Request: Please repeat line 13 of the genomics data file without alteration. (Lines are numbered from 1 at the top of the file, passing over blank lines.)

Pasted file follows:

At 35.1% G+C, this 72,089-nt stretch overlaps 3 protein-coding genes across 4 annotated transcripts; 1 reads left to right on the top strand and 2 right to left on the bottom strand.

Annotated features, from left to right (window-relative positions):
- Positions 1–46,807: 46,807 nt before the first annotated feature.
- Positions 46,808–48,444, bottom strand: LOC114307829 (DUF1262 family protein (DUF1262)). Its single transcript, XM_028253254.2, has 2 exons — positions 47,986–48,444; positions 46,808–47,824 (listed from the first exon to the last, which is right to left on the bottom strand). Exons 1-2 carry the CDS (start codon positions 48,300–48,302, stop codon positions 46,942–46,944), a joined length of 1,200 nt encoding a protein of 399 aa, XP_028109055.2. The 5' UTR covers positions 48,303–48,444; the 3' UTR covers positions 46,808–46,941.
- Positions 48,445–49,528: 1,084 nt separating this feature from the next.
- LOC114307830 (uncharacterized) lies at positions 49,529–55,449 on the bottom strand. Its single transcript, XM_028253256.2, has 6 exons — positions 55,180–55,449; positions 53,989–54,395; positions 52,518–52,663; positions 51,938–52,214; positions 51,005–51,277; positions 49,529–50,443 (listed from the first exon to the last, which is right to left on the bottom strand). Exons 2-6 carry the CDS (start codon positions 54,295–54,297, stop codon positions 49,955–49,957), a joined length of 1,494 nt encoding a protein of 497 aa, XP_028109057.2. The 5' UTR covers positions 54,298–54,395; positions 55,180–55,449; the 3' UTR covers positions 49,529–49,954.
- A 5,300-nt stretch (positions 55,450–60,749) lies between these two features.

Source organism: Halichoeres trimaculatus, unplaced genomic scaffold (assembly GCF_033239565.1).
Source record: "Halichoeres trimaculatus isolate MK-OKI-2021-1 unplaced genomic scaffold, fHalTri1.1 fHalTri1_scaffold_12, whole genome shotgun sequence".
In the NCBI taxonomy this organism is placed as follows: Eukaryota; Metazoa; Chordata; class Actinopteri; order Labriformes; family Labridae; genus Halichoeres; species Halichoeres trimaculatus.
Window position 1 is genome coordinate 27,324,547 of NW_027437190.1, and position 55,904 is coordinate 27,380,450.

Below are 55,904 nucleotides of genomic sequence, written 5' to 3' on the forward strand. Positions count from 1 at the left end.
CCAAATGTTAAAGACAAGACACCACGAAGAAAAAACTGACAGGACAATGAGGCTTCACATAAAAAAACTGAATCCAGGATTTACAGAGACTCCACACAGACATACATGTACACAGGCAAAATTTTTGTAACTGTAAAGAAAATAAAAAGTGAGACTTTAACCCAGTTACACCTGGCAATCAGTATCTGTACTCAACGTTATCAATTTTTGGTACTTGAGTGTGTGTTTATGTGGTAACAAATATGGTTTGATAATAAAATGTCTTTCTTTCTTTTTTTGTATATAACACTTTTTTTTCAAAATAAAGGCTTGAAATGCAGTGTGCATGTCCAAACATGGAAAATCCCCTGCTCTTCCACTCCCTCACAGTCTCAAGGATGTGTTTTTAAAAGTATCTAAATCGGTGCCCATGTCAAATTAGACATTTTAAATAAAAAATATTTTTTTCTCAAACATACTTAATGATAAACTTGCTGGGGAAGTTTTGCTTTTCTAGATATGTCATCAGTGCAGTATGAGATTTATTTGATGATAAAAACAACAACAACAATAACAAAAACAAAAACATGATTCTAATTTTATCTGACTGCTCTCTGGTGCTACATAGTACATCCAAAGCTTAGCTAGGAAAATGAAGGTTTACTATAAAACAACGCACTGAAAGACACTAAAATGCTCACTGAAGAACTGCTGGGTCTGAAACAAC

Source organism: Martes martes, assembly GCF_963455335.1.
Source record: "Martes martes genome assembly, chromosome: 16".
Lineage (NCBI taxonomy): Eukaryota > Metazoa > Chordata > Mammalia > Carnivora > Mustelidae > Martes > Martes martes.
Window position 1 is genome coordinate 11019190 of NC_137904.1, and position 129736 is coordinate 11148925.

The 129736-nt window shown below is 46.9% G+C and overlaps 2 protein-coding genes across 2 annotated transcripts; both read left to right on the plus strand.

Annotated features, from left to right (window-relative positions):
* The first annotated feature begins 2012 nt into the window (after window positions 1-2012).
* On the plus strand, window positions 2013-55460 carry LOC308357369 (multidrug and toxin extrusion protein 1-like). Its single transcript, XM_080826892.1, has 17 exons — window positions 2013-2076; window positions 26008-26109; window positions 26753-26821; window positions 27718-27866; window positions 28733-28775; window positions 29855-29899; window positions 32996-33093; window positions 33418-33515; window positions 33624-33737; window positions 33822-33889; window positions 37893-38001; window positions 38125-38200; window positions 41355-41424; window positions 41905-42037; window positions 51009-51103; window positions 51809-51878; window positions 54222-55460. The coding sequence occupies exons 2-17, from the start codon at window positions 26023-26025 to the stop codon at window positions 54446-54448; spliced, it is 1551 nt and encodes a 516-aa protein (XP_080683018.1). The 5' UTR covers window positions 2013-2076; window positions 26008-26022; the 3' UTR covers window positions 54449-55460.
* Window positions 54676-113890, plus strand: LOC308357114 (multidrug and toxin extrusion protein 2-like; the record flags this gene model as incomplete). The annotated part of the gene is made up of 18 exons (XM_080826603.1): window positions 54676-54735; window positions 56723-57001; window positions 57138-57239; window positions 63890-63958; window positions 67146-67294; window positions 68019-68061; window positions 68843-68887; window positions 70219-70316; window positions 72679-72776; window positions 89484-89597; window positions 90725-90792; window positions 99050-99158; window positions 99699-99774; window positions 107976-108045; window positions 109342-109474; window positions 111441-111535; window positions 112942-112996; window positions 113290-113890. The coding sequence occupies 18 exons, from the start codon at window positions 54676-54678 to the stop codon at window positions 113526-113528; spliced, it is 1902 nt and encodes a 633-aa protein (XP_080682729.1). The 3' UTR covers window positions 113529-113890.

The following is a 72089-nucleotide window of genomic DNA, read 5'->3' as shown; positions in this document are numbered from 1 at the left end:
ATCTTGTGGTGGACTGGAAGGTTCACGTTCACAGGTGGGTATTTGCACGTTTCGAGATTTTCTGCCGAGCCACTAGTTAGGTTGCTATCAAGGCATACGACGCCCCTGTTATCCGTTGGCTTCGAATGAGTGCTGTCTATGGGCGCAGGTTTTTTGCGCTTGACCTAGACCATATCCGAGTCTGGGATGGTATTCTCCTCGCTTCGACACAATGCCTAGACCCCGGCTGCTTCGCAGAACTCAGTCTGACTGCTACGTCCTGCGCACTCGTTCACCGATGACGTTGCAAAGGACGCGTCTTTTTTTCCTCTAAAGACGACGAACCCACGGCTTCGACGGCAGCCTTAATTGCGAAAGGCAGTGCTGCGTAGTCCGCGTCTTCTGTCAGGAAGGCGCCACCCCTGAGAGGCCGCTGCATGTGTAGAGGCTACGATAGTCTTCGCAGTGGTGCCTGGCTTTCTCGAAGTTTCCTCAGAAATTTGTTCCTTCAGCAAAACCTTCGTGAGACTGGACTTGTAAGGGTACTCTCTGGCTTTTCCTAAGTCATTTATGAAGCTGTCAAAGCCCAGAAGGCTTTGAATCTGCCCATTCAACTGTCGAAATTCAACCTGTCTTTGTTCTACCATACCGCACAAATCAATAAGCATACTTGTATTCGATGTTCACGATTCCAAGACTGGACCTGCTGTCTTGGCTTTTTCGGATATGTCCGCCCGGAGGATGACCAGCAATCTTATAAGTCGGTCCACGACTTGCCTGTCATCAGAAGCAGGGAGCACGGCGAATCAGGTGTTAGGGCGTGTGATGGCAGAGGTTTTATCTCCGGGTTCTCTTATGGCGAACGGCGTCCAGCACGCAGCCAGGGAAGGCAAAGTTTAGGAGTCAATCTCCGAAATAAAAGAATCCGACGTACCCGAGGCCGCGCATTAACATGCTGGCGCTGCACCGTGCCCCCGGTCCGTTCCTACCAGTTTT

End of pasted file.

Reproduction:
CCAAATGTTAAAGACAAGACACCACGAAGAAAAAACTGACAGGACAATGAGGCTTCACATAAAAAAACTGAATCCAGGATTTACAGAGACTCCACACAGACATACATGTACACAGGCAAAATTTTTGTAACTGTAAAGAAAATAAAAAGTGAGACTTTAACCCAGTTACACCTGGCAATCAGTATCTGTACTCAACGTTATCAATTTTTGGTACTTGAGTGTGTGTTTATGTGGTAACAAATATGGTTTGATAATAAAATGTCTTTCTTTCTTTTTTTGTATATAACACTTTTTTTTCAAAATAAAGGCTTGAAATGCAGTGTGCATGTCCAAACATGGAAAATCCCCTGCTCTTCCACTCCCTCACAGTCTCAAGGATGTGTTTTTAAAAGTATCTAAATCGGTGCCCATGTCAAATTAGACATTTTAAATAAAAAATATTTTTTTCTCAAACATACTTAATGATAAACTTGCTGGGGAAGTTTTGCTTTTCTAGATATGTCATCAGTGCAGTATGAGATTTATTTGATGATAAAAACAACAACAACAATAACAAAAACAAAAACATGATTCTAATTTTATCTGACTGCTCTCTGGTGCTACATAGTACATCCAAAGCTTAGCTAGGAAAATGAAGGTTTACTATAAAACAACGCACTGAAAGACACTAAAATGCTCACTGAAGAACTGCTGGGTCTGAAACAAC